is a terrible thing, but you mix it
with a couple of drinks and it turns
into a fun event where people are.
Able to talk and learn
from a sensitive subject.
I, I think that's a, a thing that a
lot of people in politics and, and
many fields shy away from trying
to make something lighthearted
and bring levity to a taboo topic.
Melanie: And you cover a broad spectrum
of topics you've taken on plantation
weddings and haunted plantations.
You've also discussed
queer ballroom culture.
When you look at that broad landscape,
because your, your audience is very
diverse, so what is it like when you are
talking to non-black people and realize
that they messed around and learned?
Is there a backlash?
What is the response like?
It is a,
Gordon: it's a weird response.
Cause the, the sole goal of Drunk Black
history was to educate people about
historical black figures in American
culture and worldwide that schools in
American won't normally teach you about.
Cause every February we
get the same curriculum.
We learn about Dr.
Kane, Muhammad Ali, maybe Malcolm
X if your school is really
spicy, but then we just move.
This is solely to get away from that.
And like once you get away from
that, a lot of people have a
little bit of confusion and
denial, I think is the best word.
They're just like, well, I don't
want to be part of the problem
and I didn't know any of this.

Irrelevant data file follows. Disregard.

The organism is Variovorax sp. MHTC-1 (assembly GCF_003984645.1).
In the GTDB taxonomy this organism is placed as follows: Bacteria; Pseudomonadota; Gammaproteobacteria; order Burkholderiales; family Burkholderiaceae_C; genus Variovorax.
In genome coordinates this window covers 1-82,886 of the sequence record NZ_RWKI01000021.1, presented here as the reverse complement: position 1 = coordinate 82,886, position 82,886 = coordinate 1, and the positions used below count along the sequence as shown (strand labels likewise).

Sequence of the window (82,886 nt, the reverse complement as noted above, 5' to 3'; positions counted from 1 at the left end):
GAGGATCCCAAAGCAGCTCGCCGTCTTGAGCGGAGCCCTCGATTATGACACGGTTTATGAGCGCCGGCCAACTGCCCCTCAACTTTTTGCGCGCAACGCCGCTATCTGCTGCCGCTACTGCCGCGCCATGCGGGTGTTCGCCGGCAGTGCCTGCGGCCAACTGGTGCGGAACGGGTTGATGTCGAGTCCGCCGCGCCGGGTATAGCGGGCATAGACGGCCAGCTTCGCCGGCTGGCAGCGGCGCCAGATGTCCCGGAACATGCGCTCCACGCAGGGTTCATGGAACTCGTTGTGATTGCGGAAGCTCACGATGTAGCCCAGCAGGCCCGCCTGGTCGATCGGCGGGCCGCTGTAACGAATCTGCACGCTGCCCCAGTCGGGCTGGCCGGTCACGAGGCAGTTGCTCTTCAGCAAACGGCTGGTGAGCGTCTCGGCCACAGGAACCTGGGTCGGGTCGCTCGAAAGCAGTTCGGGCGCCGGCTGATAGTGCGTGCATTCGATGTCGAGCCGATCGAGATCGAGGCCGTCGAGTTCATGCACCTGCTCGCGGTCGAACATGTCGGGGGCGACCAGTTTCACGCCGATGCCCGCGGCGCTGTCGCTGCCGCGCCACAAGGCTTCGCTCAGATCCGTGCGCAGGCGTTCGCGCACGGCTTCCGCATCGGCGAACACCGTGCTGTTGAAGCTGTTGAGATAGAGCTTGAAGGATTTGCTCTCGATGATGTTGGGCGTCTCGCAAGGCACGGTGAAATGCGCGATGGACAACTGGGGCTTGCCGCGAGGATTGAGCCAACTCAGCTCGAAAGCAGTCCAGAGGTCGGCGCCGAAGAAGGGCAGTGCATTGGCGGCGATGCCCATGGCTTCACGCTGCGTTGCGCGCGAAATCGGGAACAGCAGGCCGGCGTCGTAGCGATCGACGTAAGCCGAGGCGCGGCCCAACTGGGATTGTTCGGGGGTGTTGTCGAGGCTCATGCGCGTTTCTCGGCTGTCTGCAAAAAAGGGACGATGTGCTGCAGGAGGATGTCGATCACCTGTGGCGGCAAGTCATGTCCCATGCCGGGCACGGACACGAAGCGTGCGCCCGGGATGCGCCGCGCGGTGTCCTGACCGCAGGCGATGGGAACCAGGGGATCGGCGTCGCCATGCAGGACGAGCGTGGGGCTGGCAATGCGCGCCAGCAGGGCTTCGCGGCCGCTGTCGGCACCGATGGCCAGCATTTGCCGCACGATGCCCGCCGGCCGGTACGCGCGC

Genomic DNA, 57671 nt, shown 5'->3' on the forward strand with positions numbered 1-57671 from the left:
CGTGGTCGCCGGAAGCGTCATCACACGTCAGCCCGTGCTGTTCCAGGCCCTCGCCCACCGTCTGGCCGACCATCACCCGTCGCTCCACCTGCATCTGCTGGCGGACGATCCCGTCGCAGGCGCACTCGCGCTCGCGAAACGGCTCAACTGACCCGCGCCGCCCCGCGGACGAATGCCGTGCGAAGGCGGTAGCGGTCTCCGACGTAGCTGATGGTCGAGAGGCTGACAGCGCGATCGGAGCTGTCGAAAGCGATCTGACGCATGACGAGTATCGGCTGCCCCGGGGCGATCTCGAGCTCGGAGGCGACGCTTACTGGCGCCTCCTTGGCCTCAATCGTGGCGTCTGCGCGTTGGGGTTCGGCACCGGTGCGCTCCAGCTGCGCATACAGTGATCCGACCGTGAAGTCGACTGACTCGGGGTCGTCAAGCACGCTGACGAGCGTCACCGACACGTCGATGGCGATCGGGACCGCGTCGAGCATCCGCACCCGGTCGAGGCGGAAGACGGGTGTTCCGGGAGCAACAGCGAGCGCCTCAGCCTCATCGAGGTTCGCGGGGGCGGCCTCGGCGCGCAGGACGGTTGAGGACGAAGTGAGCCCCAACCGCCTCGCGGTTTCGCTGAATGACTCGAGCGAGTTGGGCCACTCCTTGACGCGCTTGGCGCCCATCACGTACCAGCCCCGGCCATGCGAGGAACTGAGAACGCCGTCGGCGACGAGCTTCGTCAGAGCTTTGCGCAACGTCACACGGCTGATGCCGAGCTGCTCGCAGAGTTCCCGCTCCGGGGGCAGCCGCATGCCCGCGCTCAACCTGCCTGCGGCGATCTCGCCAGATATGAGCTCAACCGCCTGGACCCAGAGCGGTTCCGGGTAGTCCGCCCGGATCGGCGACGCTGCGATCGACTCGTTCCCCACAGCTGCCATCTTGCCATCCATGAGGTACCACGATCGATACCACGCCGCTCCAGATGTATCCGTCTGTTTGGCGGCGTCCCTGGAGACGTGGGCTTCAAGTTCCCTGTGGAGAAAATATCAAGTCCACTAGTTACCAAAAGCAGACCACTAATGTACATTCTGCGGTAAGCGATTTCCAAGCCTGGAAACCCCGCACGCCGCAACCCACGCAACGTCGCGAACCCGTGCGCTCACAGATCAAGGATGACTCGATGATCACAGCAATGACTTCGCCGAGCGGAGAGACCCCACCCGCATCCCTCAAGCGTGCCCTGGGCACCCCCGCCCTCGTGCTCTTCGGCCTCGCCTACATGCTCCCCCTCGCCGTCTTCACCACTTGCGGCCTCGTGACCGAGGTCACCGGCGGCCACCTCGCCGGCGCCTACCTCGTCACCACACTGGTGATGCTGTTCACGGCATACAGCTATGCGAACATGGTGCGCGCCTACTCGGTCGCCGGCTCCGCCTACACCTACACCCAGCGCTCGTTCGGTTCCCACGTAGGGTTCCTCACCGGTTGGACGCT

And it's not as scary as C R T
or Critical Race Theory is not as
scary as people make it out to be.
It's actually just history.
It's a confusing time
Melanie: for them because when you
look at that, like, I mean, obviously
nobody wants to be the bad guy.
And there's a resistance to things
like c r t because then you have to
discuss that, you know, America is
a cake and the bad guys baked it.
So chances are, you know, these
things are beyond your control,
but you still benefit from them.
And having that, those
conversations are important.
Gordon: a lot of people have
a problem with when they.
How the history that they're learning,
how they benefited from that history,
how certain things came into play.
Cause I've, I've had people come and
witness the, uh, black National anthem and
they go, I've never heard of that before.
I haven't not heard of like, oh,
it's cause you don't go to school
with a lot of, uh, minorities.
And if you did, for some reason, they
felt it, uh, felt a reason not to share.
And I wonder why.
So do they have to question themselves
and the community that they were reared
It's super important work and
something that I really appreciate.
So this week we are going to talk
about the history of the future,
and that is, Current events, uh,
because there are a lot of things
coming at us from varying spaces.
It's not the, it's, it's
impossible to focus on one thing.
It literally feels like a hydra head.
So this week we're gonna talk about a
few things that are happening currently
that can get folks engaged where we
need your voices, we need your help.
I wanna start with some of the, Ongoing
topics that if you've listened to the
morning mug, if you've listened to earlier
episodes, we've talked about these, but
these petitions are really important.
Of course, there is the fight
for medication abortion.
So we have a petition for that I'm
leading out right now with the petition.
We know what has, what has happened.
Uh, we, we have our eye on Texas
to see what happens next with Mifa
Preston, and there's also a petition.
President Biden, we need you to
fight for medication abortion.
And the call sign is P
w R W D G, second up.
Also, bodily autonomy.
These are things that, again, are going
to be covered in the history books because
this is a, a huge cultural shift, the way